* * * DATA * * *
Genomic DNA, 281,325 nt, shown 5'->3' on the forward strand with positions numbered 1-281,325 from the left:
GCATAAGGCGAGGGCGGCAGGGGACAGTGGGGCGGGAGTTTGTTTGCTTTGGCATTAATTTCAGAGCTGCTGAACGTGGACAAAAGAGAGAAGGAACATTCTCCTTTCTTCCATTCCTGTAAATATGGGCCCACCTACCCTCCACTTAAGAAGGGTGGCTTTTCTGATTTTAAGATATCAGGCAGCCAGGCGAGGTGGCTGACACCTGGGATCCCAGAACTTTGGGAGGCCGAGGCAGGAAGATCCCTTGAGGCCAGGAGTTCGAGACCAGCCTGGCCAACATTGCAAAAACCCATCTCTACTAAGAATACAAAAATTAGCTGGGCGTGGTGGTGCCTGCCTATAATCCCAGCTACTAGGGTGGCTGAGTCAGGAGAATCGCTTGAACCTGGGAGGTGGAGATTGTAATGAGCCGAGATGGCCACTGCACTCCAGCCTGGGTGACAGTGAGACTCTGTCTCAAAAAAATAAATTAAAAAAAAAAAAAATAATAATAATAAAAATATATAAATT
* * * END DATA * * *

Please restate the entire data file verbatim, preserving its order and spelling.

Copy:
Genomic DNA, 281,325 nt, shown 5'->3' on the forward strand with positions numbered 1-281,325 from the left:
GCATAAGGCGAGGGCGGCAGGGGACAGTGGGGCGGGAGTTTGTTTGCTTTGGCATTAATTTCAGAGCTGCTGAACGTGGACAAAAGAGAGAAGGAACATTCTCCTTTCTTCCATTCCTGTAAATATGGGCCCACCTACCCTCCACTTAAGAAGGGTGGCTTTTCTGATTTTAAGATATCAGGCAGCCAGGCGAGGTGGCTGACACCTGGGATCCCAGAACTTTGGGAGGCCGAGGCAGGAAGATCCCTTGAGGCCAGGAGTTCGAGACCAGCCTGGCCAACATTGCAAAAACCCATCTCTACTAAGAATACAAAAATTAGCTGGGCGTGGTGGTGCCTGCCTATAATCCCAGCTACTAGGGTGGCTGAGTCAGGAGAATCGCTTGAACCTGGGAGGTGGAGATTGTAATGAGCCGAGATGGCCACTGCACTCCAGCCTGGGTGACAGTGAGACTCTGTCTCAAAAAAATAAATTAAAAAAAAAAAAAATAATAATAATAAAAATATATAAATT